Chattanooga, Tenn. (May 10, 2022) – Since its opening in 1992, more than 26 million people have visited the Tennessee Aquarium’s River Journey building. Woven into the building’s exploration of water’s winding path from the mountains to the sea are numerous nods to the rich history and heritage of the cultures that arose along the course of the Tennessee River. As guests venture through its galleries, the sounds of Appalachian music and folk-art displays interweave the region’s legacy of human activity with its rich natural history.
The public will have the opportunity to take part in an online auction on Thursday, May 19, to own pieces from the Aquarium’s artwork collection that celebrates the natural anthropology of the Tennessee Valley.
The auction’s offerings represent a carefully curated selection of folk art from regional artisans and outsider artists. Millions of visitors from around the world have seen these pieces, which formerly were on display at the Aquarium in a “Folk Art Wall” near the exit to the River Journey building.
These pieces showcase the creative spirit of outstanding folk artists and artisans from throughout the Tennessee River Valley. Through skills and traditions passed down through the generations, the to-be-auctioned works’ artists created pieces which reflect the deep, abiding connection between the valley and its residents.
“The artists of this region were often self-taught. They looked to the river and the world around them for inspiration,” says Keith Sanford, the Aquarium’s president and CEO. “Every day, the Aquarium celebrates the life that thrives in the Tennessee River. This auction offers a chance to own artwork that shows the resilience and imagination of the people who thrived on its banks.”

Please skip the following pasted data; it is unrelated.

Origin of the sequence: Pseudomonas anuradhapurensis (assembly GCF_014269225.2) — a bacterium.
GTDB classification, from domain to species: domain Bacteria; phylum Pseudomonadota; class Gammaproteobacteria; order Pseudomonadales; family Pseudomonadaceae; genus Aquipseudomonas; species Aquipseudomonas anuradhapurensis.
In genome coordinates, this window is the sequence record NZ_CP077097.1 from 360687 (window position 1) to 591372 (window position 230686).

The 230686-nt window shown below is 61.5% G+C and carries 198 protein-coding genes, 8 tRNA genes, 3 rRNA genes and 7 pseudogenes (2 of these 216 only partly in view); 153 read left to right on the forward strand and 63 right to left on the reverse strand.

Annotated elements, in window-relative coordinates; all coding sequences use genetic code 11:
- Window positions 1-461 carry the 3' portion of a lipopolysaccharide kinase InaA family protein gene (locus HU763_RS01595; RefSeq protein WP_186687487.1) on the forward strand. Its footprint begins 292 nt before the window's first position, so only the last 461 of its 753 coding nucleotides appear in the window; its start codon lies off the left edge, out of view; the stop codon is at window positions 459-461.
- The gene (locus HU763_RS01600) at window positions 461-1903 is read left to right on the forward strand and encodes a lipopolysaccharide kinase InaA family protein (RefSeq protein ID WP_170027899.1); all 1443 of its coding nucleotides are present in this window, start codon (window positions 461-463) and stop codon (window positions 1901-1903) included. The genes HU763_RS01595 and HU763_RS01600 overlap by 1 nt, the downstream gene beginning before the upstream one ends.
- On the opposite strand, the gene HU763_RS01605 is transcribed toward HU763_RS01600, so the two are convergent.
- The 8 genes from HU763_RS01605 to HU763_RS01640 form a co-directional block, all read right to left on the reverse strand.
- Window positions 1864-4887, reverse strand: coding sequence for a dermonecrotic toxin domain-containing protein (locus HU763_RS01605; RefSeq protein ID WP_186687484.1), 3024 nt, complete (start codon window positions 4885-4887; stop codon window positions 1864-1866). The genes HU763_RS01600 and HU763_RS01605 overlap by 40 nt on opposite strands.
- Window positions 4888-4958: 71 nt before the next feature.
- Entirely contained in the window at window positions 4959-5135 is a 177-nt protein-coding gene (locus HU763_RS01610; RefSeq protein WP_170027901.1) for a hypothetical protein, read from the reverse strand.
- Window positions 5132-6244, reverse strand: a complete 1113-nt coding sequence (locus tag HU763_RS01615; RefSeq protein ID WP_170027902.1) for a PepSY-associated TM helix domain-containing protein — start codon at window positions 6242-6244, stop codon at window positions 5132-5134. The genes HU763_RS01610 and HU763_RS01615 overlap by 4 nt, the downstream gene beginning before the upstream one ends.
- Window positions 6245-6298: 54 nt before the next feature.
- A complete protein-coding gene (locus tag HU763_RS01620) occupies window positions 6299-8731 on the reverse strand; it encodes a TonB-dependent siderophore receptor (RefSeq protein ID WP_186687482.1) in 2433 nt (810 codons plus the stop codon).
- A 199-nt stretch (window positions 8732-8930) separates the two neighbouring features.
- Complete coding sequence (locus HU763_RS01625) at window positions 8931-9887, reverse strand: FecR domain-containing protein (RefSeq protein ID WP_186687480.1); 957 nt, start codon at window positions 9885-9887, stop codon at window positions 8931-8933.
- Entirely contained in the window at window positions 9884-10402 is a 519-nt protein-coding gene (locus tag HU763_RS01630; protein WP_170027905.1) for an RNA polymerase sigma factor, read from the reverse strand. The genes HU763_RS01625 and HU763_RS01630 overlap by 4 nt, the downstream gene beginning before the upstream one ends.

Fig. 2 Upper Left: A King Tut Treasure by B. F. Perkins, Upper Right: The Day the Earth Stood Still by Bessie Harvey, Lower: River Cane Planter Basket and Vase by Rowena Bradley; White Oak Waste Basket by Carol Welch
The Aquarium’s Folk Art Wall has been decommissioned as part of an extensive renovation project.
While some of the pieces from the collection were selected to be placed in office spaces within the Aquarium’s administrative building, the bulk of these unique art pieces will soon be available for the public to own.
“After carefully reviewing several options, we have contracted with Clements Auctions to assist the Aquarium with the sale of these items as a special fundraiser to support our nonprofit mission,” Sanford says.
As one of the most respected auction houses for fine art and antiques, Clements Auctions will use its expansive network of buyers to reach audiences who are already expressing a great deal of interest in many of these one-of-a-kind pieces.
Notable artists in the collection include visual artists such as Bessie Harvey, Fred Webster, and B.F. Perkins, and sculptors, including Jerry Brown, J.L. Nipper and the Webb family of folk artists.
The auctioned items also include fabric works, such as woven baskets by Cherokee artisans, early hand-forged tools and vessels, as well as a sampling of instruments — such as antique guitars and banjos by famous makers like Gibson — which defined the sounds of distinctly Southern musical genres like Dixieland jazz, country, and bluegrass.
The auction will take place Thursday, May 19, at 7 p.m. (Eastern). A public preview will take place the same day from 10 a.m. to 5 p.m. Bidders may register at www.ClementsAuctions.com.
The public may view a catalog of biddable items may be viewed online, or in-person — by appointment — at the auction gallery located at 7022 Highway 153, Hixson, Tennessee.
For more information or inquiries about the auction, contact Clements by phone at 1-866-425-3636 or email info@ClementsAuctions.com.